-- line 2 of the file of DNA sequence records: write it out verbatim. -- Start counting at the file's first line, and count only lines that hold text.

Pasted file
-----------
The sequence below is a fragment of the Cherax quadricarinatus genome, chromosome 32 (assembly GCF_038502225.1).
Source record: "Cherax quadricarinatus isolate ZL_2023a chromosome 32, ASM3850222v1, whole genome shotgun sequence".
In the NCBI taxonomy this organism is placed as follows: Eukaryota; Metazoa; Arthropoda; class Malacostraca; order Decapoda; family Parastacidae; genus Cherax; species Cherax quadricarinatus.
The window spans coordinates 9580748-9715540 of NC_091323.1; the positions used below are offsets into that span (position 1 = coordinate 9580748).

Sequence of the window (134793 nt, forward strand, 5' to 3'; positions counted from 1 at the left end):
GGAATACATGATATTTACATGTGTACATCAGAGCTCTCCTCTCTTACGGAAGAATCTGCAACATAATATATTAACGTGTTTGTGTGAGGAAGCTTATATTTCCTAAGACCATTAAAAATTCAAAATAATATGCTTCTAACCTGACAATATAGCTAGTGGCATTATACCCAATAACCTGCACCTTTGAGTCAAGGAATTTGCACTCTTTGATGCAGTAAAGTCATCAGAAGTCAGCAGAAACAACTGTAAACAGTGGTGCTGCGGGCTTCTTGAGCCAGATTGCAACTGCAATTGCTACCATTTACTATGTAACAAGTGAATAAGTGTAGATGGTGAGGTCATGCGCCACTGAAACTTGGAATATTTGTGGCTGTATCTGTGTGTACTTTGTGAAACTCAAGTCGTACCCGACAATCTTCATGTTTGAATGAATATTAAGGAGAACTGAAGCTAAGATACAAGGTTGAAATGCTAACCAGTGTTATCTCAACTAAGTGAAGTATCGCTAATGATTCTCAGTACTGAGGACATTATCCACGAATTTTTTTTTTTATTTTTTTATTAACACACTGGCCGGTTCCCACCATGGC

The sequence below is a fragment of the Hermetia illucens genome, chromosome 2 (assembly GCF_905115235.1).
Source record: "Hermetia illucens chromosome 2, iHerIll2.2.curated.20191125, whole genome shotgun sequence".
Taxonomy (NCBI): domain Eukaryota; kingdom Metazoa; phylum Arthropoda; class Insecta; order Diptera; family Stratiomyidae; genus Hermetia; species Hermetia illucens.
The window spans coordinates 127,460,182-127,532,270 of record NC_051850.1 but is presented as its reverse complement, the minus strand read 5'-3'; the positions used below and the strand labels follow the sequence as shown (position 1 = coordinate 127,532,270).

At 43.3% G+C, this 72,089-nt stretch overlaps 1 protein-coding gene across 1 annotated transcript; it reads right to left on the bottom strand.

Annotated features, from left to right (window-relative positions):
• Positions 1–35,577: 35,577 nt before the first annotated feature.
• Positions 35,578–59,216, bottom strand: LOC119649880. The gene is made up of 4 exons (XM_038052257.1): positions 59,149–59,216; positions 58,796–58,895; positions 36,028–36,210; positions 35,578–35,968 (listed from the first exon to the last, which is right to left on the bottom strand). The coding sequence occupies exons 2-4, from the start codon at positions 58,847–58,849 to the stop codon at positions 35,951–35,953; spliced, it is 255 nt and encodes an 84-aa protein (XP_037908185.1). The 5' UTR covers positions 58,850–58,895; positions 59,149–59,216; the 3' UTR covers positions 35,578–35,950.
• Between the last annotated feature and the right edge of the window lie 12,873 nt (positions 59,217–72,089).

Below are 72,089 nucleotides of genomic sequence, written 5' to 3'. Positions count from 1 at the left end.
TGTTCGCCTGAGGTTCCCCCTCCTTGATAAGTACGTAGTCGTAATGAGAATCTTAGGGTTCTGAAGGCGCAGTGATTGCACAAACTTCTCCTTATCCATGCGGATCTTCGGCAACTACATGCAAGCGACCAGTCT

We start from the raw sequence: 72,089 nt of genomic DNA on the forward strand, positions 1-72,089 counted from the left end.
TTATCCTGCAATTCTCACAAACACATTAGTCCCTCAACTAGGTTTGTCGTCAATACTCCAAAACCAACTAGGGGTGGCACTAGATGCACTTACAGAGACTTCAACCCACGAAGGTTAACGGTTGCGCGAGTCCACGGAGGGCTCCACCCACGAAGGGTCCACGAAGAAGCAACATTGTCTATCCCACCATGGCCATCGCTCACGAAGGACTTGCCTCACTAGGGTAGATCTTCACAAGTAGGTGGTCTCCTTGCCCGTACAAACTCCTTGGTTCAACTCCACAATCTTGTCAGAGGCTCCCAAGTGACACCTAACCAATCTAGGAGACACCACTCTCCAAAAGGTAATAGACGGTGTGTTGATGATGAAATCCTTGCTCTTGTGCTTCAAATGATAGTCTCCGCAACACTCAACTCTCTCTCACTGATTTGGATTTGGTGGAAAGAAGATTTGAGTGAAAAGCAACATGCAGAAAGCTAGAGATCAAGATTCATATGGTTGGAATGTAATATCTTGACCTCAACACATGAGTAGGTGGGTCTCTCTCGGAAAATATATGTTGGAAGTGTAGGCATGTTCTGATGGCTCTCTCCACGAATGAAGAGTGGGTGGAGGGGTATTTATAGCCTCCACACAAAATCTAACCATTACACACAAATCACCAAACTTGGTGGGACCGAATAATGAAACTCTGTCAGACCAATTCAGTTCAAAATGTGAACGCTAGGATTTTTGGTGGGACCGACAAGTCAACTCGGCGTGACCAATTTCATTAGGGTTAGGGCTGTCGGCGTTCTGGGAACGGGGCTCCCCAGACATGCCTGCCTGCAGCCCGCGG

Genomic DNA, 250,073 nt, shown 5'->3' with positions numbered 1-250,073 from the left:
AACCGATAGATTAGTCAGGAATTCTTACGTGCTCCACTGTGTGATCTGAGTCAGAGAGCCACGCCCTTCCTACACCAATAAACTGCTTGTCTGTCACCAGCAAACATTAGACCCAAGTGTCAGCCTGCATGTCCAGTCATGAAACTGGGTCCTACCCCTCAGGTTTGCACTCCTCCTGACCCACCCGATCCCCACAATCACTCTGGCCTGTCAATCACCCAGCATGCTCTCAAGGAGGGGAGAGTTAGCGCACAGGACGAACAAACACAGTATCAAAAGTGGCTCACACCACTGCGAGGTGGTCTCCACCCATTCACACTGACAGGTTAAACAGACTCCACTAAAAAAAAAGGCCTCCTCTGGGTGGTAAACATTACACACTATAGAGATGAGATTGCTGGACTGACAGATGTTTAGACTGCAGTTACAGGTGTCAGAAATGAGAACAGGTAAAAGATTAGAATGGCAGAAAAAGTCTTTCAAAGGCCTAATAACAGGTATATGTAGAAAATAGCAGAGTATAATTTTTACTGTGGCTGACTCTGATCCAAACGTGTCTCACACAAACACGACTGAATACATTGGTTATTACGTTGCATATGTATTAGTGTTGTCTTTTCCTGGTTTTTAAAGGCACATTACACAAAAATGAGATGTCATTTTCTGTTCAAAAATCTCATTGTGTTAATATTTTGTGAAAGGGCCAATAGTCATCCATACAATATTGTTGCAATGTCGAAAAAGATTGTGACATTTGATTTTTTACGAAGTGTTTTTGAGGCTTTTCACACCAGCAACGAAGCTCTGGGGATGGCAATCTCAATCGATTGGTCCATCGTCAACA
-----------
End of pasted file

Source record: "Cherax quadricarinatus isolate ZL_2023a chromosome 32, ASM3850222v1, whole genome shotgun sequence".